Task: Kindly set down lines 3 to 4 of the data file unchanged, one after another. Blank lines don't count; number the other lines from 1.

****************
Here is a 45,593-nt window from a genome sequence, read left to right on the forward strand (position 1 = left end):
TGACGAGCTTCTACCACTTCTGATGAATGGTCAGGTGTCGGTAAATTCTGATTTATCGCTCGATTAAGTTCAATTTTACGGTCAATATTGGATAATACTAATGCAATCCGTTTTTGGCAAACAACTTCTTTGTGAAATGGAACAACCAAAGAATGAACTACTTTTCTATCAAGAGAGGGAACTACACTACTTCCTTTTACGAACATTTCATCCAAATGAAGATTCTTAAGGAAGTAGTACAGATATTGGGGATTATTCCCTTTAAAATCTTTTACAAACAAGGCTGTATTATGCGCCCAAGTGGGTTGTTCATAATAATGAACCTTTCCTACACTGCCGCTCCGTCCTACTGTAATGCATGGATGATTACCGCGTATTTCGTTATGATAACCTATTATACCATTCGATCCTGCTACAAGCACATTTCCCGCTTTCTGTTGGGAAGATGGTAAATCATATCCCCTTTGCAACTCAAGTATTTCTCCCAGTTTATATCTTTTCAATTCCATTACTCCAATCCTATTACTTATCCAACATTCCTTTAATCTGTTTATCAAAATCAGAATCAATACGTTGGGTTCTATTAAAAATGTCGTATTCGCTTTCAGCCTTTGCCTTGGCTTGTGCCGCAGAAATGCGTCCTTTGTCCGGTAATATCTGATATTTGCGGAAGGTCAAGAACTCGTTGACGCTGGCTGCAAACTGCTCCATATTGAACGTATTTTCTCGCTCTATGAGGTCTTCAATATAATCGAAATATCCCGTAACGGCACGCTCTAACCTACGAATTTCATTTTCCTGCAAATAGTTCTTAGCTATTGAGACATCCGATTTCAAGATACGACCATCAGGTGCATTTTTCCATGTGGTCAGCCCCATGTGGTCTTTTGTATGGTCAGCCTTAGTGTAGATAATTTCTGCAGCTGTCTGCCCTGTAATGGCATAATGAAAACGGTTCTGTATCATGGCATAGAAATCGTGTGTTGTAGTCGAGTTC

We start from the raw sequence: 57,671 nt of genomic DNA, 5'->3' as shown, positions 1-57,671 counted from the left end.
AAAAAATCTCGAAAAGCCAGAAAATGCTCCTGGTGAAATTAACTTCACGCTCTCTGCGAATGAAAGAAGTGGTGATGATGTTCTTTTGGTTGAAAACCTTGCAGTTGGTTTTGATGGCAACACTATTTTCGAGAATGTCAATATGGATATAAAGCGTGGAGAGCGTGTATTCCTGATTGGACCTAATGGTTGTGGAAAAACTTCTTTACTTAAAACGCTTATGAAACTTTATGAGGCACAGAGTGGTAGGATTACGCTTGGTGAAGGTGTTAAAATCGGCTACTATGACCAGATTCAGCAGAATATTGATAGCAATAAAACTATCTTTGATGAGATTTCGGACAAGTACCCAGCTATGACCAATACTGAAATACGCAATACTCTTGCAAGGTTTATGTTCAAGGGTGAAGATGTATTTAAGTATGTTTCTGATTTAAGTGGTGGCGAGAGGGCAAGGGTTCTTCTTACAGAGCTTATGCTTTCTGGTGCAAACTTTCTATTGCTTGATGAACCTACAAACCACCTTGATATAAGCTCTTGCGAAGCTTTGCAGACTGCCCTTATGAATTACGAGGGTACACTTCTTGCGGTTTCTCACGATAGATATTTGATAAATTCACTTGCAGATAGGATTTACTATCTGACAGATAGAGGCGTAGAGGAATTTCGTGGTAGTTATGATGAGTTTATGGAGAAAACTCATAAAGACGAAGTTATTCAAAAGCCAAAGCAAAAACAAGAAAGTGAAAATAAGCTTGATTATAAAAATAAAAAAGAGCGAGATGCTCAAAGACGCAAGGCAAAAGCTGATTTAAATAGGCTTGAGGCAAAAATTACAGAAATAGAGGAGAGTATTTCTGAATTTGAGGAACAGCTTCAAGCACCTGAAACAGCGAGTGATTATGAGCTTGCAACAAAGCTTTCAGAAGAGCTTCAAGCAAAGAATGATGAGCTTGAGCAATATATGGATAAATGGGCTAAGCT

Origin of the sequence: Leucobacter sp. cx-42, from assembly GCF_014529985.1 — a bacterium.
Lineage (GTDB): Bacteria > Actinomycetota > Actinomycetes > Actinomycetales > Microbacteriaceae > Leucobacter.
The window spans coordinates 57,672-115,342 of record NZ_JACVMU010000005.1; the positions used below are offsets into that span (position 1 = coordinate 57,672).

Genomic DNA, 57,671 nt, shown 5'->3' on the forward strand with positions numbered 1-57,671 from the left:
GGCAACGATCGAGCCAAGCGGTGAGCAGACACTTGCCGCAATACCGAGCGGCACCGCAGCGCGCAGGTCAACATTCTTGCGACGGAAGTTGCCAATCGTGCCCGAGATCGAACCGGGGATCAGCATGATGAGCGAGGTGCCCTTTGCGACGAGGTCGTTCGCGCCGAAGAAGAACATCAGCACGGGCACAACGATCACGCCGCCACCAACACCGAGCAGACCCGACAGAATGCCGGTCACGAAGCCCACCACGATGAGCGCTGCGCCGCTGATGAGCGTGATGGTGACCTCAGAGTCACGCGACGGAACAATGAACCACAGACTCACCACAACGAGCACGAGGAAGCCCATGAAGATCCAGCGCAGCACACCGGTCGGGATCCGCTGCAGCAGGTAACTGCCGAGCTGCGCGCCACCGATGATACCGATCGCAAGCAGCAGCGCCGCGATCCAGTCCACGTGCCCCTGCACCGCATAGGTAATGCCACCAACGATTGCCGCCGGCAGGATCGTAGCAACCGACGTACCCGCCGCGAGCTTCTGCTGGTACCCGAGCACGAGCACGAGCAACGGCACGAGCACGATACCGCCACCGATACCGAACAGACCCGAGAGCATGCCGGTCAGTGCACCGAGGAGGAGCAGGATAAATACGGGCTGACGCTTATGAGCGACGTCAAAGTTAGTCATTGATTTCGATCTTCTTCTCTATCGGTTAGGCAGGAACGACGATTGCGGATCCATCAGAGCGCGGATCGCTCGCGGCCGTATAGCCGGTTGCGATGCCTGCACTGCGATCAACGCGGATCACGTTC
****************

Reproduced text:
We start from the raw sequence: 57,671 nt of genomic DNA, 5'->3' as shown, positions 1-57,671 counted from the left end.
AAAAAATCTCGAAAAGCCAGAAAATGCTCCTGGTGAAATTAACTTCACGCTCTCTGCGAATGAAAGAAGTGGTGATGATGTTCTTTTGGTTGAAAACCTTGCAGTTGGTTTTGATGGCAACACTATTTTCGAGAATGTCAATATGGATATAAAGCGTGGAGAGCGTGTATTCCTGATTGGACCTAATGGTTGTGGAAAAACTTCTTTACTTAAAACGCTTATGAAACTTTATGAGGCACAGAGTGGTAGGATTACGCTTGGTGAAGGTGTTAAAATCGGCTACTATGACCAGATTCAGCAGAATATTGATAGCAATAAAACTATCTTTGATGAGATTTCGGACAAGTACCCAGCTATGACCAATACTGAAATACGCAATACTCTTGCAAGGTTTATGTTCAAGGGTGAAGATGTATTTAAGTATGTTTCTGATTTAAGTGGTGGCGAGAGGGCAAGGGTTCTTCTTACAGAGCTTATGCTTTCTGGTGCAAACTTTCTATTGCTTGATGAACCTACAAACCACCTTGATATAAGCTCTTGCGAAGCTTTGCAGACTGCCCTTATGAATTACGAGGGTACACTTCTTGCGGTTTCTCACGATAGATATTTGATAAATTCACTTGCAGATAGGATTTACTATCTGACAGATAGAGGCGTAGAGGAATTTCGTGGTAGTTATGATGAGTTTATGGAGAAAACTCATAAAGACGAAGTTATTCAAAAGCCAAAGCAAAAACAAGAAAGTGAAAATAAGCTTGATTATAAAAATAAAAAAGAGCGAGATGCTCAAAGACGCAAGGCAAAAGCTGATTTAAATAGGCTTGAGGCAAAAATTACAGAAATAGAGGAGAGTATTTCTGAATTTGAGGAACAGCTTCAAGCACCTGAAACAGCGAGTGATTATGAGCTTGCAACAAAGCTTTCAGAAGAGCTTCAAGCAAAGAATGATGAGCTTGAGCAATATATGGATAAATGGGCTAAGCT